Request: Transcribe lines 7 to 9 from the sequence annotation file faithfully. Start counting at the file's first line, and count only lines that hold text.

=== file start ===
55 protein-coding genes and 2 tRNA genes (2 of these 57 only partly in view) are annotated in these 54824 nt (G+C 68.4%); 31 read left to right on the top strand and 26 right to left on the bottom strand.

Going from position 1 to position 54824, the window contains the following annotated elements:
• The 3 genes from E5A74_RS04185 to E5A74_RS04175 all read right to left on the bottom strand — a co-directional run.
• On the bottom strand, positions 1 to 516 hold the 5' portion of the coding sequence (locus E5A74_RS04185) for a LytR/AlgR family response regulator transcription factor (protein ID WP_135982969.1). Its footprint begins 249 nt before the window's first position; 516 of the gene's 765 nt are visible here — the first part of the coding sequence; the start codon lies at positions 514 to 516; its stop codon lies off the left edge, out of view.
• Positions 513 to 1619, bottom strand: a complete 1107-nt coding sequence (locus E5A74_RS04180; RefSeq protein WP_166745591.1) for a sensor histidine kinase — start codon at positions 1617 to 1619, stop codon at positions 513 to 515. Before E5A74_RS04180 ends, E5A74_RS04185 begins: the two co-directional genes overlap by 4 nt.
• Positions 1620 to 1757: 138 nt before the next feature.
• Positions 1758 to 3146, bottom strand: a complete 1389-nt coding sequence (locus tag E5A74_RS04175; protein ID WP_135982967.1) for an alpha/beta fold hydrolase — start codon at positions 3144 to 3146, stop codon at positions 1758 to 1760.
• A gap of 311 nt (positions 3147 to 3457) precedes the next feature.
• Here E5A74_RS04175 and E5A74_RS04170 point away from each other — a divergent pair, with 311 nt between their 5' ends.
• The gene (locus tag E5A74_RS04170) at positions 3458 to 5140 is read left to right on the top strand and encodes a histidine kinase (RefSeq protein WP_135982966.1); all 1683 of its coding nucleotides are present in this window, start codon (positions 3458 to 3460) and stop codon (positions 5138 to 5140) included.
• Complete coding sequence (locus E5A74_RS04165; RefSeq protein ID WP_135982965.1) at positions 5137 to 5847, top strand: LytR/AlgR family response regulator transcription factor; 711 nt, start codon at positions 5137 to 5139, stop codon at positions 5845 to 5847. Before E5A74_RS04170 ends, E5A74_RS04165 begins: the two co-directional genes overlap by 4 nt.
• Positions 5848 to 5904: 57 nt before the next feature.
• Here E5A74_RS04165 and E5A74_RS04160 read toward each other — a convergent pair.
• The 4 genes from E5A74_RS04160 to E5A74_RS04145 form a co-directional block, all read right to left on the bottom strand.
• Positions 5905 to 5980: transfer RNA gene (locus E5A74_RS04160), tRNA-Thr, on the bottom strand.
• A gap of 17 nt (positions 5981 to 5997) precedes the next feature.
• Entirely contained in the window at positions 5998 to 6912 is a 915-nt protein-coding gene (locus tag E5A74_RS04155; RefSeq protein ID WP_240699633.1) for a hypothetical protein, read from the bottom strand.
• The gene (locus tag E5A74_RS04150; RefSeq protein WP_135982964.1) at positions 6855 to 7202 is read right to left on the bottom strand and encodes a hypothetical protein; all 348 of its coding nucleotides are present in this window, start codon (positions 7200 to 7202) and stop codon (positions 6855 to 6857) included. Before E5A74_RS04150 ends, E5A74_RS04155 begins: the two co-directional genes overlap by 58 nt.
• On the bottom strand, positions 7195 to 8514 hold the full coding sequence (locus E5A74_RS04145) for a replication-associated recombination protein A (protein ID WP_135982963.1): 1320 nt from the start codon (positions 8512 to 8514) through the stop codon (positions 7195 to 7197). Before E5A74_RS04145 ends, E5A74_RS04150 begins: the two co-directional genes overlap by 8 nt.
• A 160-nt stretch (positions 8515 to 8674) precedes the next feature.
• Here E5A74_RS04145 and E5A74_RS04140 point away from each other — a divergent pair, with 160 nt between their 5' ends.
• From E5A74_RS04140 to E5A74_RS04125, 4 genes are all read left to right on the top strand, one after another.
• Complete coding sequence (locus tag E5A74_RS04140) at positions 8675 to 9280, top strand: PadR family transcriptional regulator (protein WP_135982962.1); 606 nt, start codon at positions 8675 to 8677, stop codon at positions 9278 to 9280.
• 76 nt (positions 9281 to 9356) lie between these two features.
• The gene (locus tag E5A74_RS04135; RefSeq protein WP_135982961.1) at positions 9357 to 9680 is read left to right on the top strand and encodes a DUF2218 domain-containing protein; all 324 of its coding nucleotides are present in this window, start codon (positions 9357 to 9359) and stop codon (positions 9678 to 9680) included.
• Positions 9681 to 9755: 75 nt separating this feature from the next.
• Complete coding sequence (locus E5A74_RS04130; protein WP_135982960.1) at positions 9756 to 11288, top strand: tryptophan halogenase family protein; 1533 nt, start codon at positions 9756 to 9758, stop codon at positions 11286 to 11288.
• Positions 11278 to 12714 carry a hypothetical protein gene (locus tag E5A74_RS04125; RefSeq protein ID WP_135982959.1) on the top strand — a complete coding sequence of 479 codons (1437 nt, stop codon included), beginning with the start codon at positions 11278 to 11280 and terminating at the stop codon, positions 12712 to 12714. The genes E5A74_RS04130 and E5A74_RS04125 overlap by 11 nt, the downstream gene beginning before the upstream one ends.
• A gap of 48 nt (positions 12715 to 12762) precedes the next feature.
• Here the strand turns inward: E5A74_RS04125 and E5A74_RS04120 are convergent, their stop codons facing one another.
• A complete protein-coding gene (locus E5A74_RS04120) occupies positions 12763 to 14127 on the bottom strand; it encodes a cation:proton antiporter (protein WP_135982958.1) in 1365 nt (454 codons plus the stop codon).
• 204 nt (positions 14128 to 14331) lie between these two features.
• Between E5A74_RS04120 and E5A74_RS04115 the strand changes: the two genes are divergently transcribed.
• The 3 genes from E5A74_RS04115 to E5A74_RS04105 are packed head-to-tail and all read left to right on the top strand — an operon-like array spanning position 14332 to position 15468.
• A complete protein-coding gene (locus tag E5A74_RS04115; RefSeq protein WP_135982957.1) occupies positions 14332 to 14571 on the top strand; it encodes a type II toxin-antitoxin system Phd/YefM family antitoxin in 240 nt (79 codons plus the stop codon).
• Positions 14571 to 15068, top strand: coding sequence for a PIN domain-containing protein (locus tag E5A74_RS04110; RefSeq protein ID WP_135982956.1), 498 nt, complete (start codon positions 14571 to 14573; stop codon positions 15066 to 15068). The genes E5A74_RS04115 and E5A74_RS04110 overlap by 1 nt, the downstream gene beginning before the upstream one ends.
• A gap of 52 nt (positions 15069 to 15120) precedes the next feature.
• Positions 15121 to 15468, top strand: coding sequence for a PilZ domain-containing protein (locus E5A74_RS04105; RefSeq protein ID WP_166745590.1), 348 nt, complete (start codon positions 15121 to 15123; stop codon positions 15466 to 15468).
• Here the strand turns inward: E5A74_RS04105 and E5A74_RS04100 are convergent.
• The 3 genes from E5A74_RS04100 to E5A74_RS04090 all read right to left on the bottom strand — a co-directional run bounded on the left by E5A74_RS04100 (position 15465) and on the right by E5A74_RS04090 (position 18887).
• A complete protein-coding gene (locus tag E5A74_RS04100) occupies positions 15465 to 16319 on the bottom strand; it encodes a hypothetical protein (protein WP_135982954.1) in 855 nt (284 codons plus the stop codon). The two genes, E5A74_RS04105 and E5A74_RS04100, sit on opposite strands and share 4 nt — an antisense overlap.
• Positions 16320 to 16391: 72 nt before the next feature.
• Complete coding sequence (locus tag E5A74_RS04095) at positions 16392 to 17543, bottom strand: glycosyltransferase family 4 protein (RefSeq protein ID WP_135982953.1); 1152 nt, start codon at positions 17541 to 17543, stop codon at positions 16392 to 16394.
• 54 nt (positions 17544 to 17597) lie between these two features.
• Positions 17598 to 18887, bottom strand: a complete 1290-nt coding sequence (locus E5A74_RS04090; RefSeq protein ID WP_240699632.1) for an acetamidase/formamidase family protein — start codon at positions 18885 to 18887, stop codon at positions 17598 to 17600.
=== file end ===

• Positions 1758 to 3146, bottom strand: a complete 1389-nt coding sequence (locus tag E5A74_RS04175; protein ID WP_135982967.1) for an alpha/beta fold hydrolase — start codon at positions 3144 to 3146, stop codon at positions 1758 to 1760.
• A gap of 311 nt (positions 3147 to 3457) precedes the next feature.
• Here E5A74_RS04175 and E5A74_RS04170 point away from each other — a divergent pair, with 311 nt between their 5' ends.